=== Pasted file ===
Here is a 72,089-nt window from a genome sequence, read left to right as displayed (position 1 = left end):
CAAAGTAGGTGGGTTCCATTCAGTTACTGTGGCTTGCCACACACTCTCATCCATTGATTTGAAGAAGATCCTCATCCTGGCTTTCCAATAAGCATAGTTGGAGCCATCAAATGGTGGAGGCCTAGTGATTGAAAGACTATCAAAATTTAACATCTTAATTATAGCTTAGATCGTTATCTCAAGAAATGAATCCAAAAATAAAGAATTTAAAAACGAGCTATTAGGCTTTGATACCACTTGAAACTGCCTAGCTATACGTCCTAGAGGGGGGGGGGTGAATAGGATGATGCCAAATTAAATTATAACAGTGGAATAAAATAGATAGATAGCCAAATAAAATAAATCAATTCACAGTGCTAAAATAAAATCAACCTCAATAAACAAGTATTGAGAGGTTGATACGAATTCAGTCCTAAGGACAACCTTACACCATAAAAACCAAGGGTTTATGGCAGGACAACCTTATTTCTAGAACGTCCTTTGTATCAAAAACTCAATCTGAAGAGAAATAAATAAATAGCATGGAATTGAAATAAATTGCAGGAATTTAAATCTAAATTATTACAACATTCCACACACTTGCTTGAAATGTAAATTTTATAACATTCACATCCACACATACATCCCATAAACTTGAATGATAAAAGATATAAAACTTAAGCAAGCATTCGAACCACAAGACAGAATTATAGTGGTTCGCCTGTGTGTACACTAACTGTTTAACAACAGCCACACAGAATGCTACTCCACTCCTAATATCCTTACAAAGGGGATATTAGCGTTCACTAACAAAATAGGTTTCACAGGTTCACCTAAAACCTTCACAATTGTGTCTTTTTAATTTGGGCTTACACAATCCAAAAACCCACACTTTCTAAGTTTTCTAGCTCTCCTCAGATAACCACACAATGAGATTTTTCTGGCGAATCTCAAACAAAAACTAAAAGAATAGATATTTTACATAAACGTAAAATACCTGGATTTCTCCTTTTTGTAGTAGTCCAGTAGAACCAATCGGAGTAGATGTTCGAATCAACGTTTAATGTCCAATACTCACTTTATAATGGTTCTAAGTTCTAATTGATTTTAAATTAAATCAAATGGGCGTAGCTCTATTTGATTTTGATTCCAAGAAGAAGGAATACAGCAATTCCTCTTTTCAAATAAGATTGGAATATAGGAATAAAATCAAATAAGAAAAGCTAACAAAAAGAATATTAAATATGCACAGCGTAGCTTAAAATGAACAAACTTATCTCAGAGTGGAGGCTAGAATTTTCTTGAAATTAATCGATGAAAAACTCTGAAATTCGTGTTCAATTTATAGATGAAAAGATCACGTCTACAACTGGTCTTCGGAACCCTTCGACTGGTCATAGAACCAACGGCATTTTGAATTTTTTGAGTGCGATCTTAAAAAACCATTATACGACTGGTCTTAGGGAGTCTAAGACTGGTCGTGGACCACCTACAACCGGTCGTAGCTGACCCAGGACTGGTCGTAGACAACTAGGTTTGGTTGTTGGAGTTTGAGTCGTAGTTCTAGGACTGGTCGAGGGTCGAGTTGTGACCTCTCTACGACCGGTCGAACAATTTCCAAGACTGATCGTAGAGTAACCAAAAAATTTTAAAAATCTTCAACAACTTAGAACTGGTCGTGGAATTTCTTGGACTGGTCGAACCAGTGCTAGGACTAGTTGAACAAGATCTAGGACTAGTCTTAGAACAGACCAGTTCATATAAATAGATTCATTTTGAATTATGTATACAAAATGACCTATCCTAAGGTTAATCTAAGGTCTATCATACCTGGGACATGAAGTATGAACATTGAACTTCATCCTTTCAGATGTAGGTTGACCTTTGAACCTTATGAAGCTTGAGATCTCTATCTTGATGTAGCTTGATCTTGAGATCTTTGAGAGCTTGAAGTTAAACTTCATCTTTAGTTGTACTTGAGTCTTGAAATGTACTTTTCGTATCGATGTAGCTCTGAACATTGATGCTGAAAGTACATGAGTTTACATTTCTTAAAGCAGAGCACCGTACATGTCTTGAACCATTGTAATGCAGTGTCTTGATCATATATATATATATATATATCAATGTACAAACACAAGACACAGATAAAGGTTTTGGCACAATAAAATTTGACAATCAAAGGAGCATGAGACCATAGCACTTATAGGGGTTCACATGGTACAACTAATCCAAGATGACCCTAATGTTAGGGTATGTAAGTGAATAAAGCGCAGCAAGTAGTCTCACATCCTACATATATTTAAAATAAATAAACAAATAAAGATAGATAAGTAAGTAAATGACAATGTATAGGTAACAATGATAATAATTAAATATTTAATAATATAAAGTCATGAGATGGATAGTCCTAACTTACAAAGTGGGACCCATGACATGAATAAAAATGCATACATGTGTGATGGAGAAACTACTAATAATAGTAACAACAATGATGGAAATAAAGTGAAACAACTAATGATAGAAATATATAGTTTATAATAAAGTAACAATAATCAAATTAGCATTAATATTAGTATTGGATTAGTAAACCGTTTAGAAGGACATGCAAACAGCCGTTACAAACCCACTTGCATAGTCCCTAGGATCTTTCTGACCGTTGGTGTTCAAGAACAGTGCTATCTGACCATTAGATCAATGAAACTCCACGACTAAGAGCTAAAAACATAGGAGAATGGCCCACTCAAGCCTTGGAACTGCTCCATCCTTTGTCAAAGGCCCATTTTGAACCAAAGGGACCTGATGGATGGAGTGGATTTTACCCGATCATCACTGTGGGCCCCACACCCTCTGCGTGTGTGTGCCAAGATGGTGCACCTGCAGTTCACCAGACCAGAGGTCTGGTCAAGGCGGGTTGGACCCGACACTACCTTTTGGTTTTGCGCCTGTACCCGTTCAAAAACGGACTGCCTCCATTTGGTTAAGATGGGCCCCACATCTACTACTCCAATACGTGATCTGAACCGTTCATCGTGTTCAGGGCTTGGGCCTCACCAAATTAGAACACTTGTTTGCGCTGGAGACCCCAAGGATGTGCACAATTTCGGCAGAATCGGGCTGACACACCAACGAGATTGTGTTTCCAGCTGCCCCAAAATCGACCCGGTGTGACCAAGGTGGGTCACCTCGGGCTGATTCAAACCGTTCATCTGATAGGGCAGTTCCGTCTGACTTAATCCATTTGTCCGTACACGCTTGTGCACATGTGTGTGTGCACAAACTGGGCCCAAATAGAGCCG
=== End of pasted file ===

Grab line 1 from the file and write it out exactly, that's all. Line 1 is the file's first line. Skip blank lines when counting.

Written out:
Here is a 72,089-nt window from a genome sequence, read left to right as displayed (position 1 = left end):